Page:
Abbreviated title
The last will and testament of Jonathan Swift
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Copy and its Location
Publisher and Printer
The last will and testament of Jonathan Swift... Taken out of the Perogative [sic] Court of Dublin, Vol. , pp .
London, Cooper, Mary, 1746.


Swift’s Will has not survived. It was printed by Faulkner on a half-sheet, which then became bound in with his edition of the Works. This London edition emends the reading ‘vindicatorem’ for Swift’s tablet to ‘vindicem’. Herbert Davis is right to reject this attempt to make Swift’s Latin more classical: it’s difficult to imagine how the reading ‘vindicatorem’ (which is the reading in the cathedral) got there if it didn’t come from Swift.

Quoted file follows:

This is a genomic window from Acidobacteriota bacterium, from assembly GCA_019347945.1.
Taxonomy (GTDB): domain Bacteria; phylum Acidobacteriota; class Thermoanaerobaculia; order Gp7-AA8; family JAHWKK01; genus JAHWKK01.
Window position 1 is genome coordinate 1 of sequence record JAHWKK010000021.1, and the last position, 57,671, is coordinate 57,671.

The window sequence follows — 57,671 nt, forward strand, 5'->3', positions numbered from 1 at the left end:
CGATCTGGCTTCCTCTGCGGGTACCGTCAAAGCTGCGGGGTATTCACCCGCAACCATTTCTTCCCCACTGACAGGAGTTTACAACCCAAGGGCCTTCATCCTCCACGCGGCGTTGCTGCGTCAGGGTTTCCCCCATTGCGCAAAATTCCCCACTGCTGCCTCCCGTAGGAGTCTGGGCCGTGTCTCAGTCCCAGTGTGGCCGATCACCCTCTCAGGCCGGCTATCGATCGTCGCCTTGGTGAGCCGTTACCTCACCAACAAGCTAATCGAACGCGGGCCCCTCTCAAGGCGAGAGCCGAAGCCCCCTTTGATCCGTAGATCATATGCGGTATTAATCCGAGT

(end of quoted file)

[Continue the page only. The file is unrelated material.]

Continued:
Thomas and Mary Cooper took over Thomas Warner’s trade publishing business when he died in 1733. The business was used regularly by Pope, Dodsley, and their circle, and it became highly successful . It continued until Mary’s death in 1761.

References: The Prose Writings of Jonathan Swift, ed. Herbert Davis and others, 16 vols. (Oxford: Basil Blackwell, 1939-74), vol. xiii, pp. 147-58, 223-4; Irvin Ehrenpreis, Swift: The Man, His Works, and the Age (London: Methuen, 1962-83), vol. iii, pp. 655, 903-4; Michael Treadwell, ‘London Trade Publishers, 1675-1750’, Library, 6th ser. 4 (1982), 99-134.